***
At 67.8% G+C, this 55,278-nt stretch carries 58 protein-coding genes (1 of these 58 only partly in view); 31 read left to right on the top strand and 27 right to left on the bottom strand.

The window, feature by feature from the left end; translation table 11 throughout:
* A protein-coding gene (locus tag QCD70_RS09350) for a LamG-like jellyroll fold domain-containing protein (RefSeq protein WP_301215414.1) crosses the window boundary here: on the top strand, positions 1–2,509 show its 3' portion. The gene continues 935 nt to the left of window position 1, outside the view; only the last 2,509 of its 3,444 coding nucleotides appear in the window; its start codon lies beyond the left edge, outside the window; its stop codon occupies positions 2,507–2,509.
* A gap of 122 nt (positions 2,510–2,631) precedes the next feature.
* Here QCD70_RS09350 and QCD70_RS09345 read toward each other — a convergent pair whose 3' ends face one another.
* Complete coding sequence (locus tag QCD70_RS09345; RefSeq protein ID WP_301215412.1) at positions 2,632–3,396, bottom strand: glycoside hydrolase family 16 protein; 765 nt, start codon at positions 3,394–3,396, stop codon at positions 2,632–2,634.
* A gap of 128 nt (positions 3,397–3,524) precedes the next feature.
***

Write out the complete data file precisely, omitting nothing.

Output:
At 67.8% G+C, this 55,278-nt stretch carries 58 protein-coding genes (1 of these 58 only partly in view); 31 read left to right on the top strand and 27 right to left on the bottom strand.

The window, feature by feature from the left end; translation table 11 throughout:
* A protein-coding gene (locus tag QCD70_RS09350) for a LamG-like jellyroll fold domain-containing protein (RefSeq protein WP_301215414.1) crosses the window boundary here: on the top strand, positions 1–2,509 show its 3' portion. The gene continues 935 nt to the left of window position 1, outside the view; only the last 2,509 of its 3,444 coding nucleotides appear in the window; its start codon lies beyond the left edge, outside the window; its stop codon occupies positions 2,507–2,509.
* A gap of 122 nt (positions 2,510–2,631) precedes the next feature.
* Here QCD70_RS09350 and QCD70_RS09345 read toward each other — a convergent pair whose 3' ends face one another.
* Complete coding sequence (locus tag QCD70_RS09345; RefSeq protein ID WP_301215412.1) at positions 2,632–3,396, bottom strand: glycoside hydrolase family 16 protein; 765 nt, start codon at positions 3,394–3,396, stop codon at positions 2,632–2,634.
* A gap of 128 nt (positions 3,397–3,524) precedes the next feature.